Leeland Station is a planned community located in Falmouth, Stafford County, Virginia.
The land was originally owned by a local businessman, John Fitzhugh, and his home named "Belle Air or Bell-Air" was a prominent Stafford County landmark. Fitzhugh first constructed a house here in the early 1800's. The Fitzhugh name remains prominent to this day in modern Stafford County, and is most notably seen by the Fitzhugh Estates that are just to the southeast of Leeland Station.
The land Fitzhugh owned, just north of what is today Deacon Road, was sold to Abraham Primmer in 1854. Primmer constructed a new farmhouse, which occupied the land near what is now Primmer House Rd. near the entrances of the Conway Elementary School and the auxiliary VRE Station lot. He too kept the Belle-Air name for his home. Primmer lived here with his wife and six children and owned nearly four-hundred acres, all of which the Leeland Station Community now encompasses. The original acreage was valued at $7,200 in 1854.
Abraham Primmer opposed the south's secession from the Union and sent one of his sons to enlist in the Union Army. Abraham himself aided Confederate deserters and served as a local guide for Union forces. When the Union Army occupied Stafford County in the summer of 1862, it used the Primmer's cattle pastures as their camp ground. The largest intrusion upon Belle-Air came in the winter of 1862-1863, when the home and farm became a camping ground for the Army of the Potomac’s Third Corp.
Following its defeat at the Battle of Fredericksburg in December 1862, the Army of the Potomac went into winter quarters in Stafford County. Here at Bell-Air (the nearly 400-acre estate of Abraham Primmer, which the Leeland Station community now encompasses), elements of Brigadier General David B. Birney’s division laid out its camps, while its commander established his headquarters at the house. The encampment was named “Camp Pitcher” in honor of Major William L. Pitcher of the 4th Maine Infantry, who was killed at Fredericksburg.
The Union Soldiers scavenged livestock, fence rails, crops and lumber from all the local inhabitants. After four months at this location the area was stripped clean. In March 1863, Union troops left Belle-Air and moved east, to new camps near Belle Plain along Potomac Creek.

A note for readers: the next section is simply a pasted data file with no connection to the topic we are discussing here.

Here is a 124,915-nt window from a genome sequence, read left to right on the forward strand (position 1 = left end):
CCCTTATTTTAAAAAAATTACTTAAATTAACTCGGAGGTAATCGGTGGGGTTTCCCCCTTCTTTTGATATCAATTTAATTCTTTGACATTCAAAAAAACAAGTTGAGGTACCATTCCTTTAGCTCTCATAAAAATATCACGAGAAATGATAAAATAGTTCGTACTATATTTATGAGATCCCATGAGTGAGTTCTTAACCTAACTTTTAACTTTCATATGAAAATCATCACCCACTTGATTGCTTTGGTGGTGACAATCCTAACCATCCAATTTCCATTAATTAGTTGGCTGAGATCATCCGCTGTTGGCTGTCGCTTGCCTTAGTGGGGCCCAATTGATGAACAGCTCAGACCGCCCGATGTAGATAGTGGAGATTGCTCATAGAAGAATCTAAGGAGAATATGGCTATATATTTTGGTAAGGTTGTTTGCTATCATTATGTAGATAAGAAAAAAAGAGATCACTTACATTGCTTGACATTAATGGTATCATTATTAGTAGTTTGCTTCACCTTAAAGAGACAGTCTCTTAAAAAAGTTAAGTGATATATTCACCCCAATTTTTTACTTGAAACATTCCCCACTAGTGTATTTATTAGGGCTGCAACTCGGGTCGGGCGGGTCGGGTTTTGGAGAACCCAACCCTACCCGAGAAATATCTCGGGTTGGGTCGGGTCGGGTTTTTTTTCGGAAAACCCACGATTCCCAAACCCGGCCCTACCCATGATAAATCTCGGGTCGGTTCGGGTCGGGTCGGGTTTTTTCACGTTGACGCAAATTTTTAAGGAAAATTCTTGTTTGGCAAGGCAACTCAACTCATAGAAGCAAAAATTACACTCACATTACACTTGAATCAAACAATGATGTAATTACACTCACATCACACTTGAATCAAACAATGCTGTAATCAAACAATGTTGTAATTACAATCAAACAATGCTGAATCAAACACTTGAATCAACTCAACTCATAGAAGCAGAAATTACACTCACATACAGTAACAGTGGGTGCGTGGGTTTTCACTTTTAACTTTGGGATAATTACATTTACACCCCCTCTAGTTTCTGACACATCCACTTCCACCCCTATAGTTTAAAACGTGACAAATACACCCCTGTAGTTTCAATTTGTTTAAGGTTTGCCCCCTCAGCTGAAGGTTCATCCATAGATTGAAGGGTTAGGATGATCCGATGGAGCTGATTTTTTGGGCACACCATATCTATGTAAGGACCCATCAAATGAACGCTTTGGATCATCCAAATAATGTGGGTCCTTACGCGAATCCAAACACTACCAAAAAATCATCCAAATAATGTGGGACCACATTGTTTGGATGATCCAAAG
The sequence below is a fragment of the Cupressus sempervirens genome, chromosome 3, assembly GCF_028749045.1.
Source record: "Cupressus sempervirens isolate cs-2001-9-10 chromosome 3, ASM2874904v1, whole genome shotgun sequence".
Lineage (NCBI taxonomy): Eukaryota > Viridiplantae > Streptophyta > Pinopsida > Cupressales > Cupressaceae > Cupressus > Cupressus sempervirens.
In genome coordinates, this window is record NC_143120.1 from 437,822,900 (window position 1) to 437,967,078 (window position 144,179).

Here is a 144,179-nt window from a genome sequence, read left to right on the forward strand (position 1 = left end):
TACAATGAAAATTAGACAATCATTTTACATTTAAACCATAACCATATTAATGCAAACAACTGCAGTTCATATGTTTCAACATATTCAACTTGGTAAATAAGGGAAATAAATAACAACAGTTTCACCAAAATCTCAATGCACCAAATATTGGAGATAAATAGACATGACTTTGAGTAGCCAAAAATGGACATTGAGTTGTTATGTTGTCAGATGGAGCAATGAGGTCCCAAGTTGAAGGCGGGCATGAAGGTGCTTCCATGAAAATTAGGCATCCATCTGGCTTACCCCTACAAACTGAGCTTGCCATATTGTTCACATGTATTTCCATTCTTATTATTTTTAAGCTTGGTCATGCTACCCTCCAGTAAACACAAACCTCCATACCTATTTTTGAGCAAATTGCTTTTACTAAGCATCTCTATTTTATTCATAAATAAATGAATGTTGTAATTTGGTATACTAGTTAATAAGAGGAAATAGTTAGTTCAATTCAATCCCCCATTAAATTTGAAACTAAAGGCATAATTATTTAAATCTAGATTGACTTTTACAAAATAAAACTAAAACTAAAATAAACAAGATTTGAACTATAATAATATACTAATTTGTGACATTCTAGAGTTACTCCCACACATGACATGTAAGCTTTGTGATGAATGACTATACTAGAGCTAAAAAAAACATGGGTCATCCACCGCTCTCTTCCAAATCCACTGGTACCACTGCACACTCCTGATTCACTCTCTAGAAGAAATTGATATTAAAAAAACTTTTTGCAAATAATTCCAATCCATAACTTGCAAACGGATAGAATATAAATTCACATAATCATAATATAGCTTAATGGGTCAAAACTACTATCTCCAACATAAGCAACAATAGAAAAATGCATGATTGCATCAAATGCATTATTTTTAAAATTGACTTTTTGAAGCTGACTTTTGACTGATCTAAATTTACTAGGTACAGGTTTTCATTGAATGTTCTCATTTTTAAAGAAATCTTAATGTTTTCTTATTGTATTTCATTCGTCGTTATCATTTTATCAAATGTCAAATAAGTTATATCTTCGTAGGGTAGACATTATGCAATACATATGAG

After the war, Abraham Primmer received $2,752.50 from the federal government as compensation for the damage done to his property. His list of damages included four miles of fence and 160 acres of timber consumed as fuel; 20 cords of fruit trees destroyed; several hogs, hay and fodder which were taken; and boards confiscated for use in the construction of coffins. A portion of Camp Pitcher was preserved as part of the proffer to build the community, and can be found in the section of Leeland Station to the east of Leeland Road.
President Abraham Lincoln traveled to the area several times by train and reviewed the Army of the Potomac. Remnants of the original Fredericksburg Line train trestle still exist to the north at the dead-end of Leeland Road. A marker can be found on the left side of the road nearest one of the trestle supports. In the summer of 1862, President Lincoln reviewed the Second, Third and Fifth Corps nearest to where the intersection of Leeland Road and Deacon Road are today.
Primmer's Bell-Air House circa 1937
The Primmer House survived into the mid-twentieth century, at which time the property name was known as "Walnut Farm." According to Stafford County records, the house was destroyed by fire before 1942. Today, none of the original buildings or structures of Belle Air or Walnut Farm exist. During the initial clearing for Leeland Station, the fireplace bricks from Primmer's Belle Air home were recovered and were stored in the basement of the Leeland Station Belle Air Clubhouse.
In 2019, as part of a Boy Scout Eagle Project, the bricks became a memorial to the Primmer Family. The fireplace bricks now form a walkway and surround the flag pole in front of the Leeland Station Clubhouse. A sailor border along the walkway, and a soldier border around the flag pole represent the sailors of the Potomac and soldiers of the Potomac's Third Corps of Camp Pitcher that surrounded the Primmer Farm and pays homage to a family that helped preserve this Great Union.
The remnants of the Belle Air house, a massive chimney, circa 2002,
and Primmer Memorial, June 2019.
Now a sprawling community of over 775 homes, Leeland Station is proud of its community involvement and spirit and supports one of the best summer swim teams in the Rappahannock Swim League, the Leeland Express.
The Leeland Station Community Association has five (5) resident members who comprise the Board of Directors. The Board maintains and sees to the administration of the Association's declarations and operations. The Community Association has a Property Manager, a Modifications and Change Committee, and an Activities Committee, who advises the Board of Directors on matters of the Community and plan Community Events.
Thanks to the Stafford County Historical Society, The National Park Service, Eric Mink, and the Rappahannock Valley Civil War Round Table for their efforts in recording the history. To the Boy Scouts of Troop 199 and all the Eagle Scout Recipients for their hard work in the preservation of the history of Leeland Station.